November 6, 2010

The Difficulty of Remembrance


Delayed my train by 23 minutes. Quite a nuisance (though I hope whoever was unwell has improved). This, of course, meant that we got stuck behind a local train, which in turn meant that I was really, really late to class.

Which I care about. Clara and Helga care less, so I bid them goodbye at the campus gate and proceeded at a very brisk walk, mostly because I couldn't take another minute of not talking. As I was approaching Pupin, I heard the slapping sound of someone running in flip-flops and thought to myself "well, at least I'm not as hurried as whoever that is."

Moments later, a slightly breathless (which means he was probably running for a good while) Rube pulled up (yes, I'm using vehicular terminology) next to me.

"Hey," he said.

I blinked. "Hi."

"I'm late."

"Me too."

"I woke up really early, and I assumed that my parents were going to make me breakfast, so I lay down on the couch for a few minutes--"

I wished that I didn't know what his couch looked like, that my mental picture was less vivid.

"--And then I woke up, and it was 9:47," he continued. "So I got a cab, and here I am."

"There was a medical emergency on the train. Before I got there."

"I didn't eat breakfast."

"Oh."

We continued walking, his pace slightly faster than mine, because my shoelace was undone and I didn't particularly want to stop long enough to fix it. I looked down.

"Your feet must be freezing," I said, because, as I'd thought from the sound, he was be-sandaled (yes, that's a word).

"Eh."

"My toes would be blue. Or purple. Probably purple."

"When they go numb I can't feel it."

I believe I snorted. Let us pretend that it was a lady-like snort.

Anyways, we eventually got inside, and I went for the elevator, to which he said "elevator, really?" and I said "I'm on the thirteenth floor" and he said "reasonable, then."

Because it is reasonable. Eight flights of stairs is a lot.

He entered the elevator with me, even though he didn't need to. He'd held the door, too, when we entered the building. I can't think when that trait stopped annoying me when present in males. Perhaps when I realized that there are better outlets for feminism.

I flopped against the wall of the elevator, and he did the same, against the other. I realized, abruptly, that we were alone, and then, just as suddenly, that he wasn't wearing a hat. It was messy, too long, curling while flat against his head in that horribly adorable way, and I wanted--I squelched the thought.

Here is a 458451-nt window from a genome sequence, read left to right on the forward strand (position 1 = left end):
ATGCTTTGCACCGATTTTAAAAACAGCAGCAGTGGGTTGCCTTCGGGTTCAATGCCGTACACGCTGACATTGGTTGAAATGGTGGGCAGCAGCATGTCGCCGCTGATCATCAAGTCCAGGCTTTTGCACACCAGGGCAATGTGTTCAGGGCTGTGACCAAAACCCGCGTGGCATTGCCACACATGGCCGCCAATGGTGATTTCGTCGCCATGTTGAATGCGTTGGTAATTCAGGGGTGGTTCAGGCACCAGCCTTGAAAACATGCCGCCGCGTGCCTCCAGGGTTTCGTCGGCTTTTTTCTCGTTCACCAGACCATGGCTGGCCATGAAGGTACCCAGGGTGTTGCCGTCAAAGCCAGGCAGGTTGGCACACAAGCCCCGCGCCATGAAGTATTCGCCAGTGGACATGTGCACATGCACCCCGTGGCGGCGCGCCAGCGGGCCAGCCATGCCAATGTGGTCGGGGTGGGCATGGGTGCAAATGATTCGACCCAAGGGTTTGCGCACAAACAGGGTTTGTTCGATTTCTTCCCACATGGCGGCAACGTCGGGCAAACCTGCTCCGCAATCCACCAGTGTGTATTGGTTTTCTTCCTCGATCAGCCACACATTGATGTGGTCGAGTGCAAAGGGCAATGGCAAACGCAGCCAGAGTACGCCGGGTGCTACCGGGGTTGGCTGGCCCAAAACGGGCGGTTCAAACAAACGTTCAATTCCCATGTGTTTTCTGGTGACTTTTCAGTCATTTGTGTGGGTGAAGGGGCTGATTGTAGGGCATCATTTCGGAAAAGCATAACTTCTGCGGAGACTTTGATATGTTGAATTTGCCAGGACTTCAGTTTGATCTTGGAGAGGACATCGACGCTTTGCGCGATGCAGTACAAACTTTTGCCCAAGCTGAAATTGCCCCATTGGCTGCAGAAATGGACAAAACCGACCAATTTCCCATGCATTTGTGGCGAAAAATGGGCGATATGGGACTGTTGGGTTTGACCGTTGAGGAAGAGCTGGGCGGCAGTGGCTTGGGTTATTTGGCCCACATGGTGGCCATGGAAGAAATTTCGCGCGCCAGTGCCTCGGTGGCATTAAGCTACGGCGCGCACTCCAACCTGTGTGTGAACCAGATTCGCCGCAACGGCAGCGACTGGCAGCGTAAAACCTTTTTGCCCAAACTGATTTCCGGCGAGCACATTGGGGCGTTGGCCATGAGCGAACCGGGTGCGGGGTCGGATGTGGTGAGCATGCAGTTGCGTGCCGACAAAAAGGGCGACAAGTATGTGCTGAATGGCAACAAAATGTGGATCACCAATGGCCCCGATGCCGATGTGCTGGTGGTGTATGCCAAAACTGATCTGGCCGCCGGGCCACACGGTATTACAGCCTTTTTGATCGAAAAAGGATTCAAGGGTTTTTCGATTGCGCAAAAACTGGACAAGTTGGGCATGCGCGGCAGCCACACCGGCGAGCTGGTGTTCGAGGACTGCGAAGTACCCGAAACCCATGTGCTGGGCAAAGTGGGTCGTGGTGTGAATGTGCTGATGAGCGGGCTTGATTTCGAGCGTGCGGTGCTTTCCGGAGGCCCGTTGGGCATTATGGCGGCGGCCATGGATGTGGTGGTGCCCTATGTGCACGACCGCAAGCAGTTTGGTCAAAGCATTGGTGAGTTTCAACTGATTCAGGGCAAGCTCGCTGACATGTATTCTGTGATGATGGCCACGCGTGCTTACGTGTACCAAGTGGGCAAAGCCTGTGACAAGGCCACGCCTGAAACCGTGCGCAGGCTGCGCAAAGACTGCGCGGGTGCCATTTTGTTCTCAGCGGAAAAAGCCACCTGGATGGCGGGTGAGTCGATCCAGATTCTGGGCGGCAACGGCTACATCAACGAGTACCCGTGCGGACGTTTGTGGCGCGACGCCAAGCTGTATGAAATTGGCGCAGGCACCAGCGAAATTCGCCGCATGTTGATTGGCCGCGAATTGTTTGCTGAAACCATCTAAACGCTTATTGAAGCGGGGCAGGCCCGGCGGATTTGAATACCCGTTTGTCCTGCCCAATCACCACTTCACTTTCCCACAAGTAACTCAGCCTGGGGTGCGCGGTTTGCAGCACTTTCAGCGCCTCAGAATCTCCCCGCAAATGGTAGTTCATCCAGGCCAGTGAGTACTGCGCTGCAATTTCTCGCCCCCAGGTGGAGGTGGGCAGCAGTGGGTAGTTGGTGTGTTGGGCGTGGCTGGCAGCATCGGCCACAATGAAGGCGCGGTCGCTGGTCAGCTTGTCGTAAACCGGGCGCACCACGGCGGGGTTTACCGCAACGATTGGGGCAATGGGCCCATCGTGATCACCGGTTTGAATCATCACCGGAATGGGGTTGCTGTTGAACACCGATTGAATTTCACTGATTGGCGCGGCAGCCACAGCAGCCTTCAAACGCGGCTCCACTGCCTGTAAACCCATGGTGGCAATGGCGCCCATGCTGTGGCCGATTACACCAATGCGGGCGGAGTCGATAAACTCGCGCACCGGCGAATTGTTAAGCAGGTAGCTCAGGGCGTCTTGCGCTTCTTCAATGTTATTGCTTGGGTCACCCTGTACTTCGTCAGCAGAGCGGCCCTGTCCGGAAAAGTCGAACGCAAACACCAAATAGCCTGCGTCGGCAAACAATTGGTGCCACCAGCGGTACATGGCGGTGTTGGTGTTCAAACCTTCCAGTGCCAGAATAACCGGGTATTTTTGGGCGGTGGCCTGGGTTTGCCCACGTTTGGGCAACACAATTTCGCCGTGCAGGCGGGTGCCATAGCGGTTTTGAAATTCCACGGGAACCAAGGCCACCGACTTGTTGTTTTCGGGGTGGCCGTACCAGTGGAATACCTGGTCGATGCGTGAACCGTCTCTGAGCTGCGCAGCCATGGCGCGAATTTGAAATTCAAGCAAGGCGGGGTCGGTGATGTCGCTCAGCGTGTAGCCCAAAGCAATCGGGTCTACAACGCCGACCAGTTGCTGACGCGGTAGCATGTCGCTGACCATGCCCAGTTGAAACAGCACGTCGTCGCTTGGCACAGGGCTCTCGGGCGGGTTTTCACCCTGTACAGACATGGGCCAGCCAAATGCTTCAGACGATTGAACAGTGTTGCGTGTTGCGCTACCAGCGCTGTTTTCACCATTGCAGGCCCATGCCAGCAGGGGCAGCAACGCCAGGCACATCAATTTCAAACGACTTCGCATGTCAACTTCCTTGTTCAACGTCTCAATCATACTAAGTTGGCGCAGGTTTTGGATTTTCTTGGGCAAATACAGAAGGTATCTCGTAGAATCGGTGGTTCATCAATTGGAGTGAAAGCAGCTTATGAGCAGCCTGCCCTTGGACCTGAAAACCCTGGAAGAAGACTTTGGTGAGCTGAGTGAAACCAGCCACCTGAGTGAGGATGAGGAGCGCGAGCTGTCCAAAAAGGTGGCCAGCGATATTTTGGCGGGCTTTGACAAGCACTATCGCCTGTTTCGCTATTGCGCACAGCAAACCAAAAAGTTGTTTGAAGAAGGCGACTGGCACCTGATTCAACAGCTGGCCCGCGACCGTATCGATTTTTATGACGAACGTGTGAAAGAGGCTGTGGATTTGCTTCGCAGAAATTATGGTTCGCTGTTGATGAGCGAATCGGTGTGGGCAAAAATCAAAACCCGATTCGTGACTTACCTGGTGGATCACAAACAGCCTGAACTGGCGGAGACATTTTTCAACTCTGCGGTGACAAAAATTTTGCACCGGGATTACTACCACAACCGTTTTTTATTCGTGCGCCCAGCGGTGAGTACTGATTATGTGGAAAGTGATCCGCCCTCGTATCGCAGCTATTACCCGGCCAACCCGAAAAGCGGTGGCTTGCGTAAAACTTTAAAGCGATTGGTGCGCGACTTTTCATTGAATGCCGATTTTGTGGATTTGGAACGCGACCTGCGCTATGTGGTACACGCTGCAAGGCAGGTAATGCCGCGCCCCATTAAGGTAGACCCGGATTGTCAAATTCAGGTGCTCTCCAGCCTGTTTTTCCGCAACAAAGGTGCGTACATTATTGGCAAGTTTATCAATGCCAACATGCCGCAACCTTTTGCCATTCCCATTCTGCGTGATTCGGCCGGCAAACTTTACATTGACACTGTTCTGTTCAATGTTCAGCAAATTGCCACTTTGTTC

"I'm sleepy," I said, though I wasn't.

"I'm not," he responded, as the elevator stopped for him. I stood in the elevator by myself as it rose the last six floors.

I walked out, across the hall, stood in the bathroom, alone. I began to laugh, perhaps just because of how fittingly him the exchange was, but also because I didn't need it. It was interesting, yes, fine, good, but uncomfortable. More comfortable than that last night, but not something I wanted more of.

I'm trying to reclaim the music he sent me. I went down to the beach last night, after leaving Cammie's. I played the Los Campesinos song that is so much fun, You! Me! Dancing!, with its wonderful exclamation points. The one that I played whenever I missed him over the summer.

I stood on the cannons, the song loud, looking at the sky. I thought about him, briefly, but then about the stars. About the sky, about the world, about where I wanted to be and how, in a moment, in this chill cold air, I could just feel. I jumped from the cannons to the ground, then danced, as erratically as if I were drunk, down to the water, singing lines that felt right. I thrust my hands into the water, splashed it on my face, then twirled back up to my truck.

It sounds like a baptism, now. I'm going to call it that. A new beginning. A fresh start, not for him, not with him, but for me, for myself, with, well, anyone other than him.

I am made clean.

1 comments:

Gretchen said...

Does this mean you won't mention him anymore? Can I hit you if you do? :P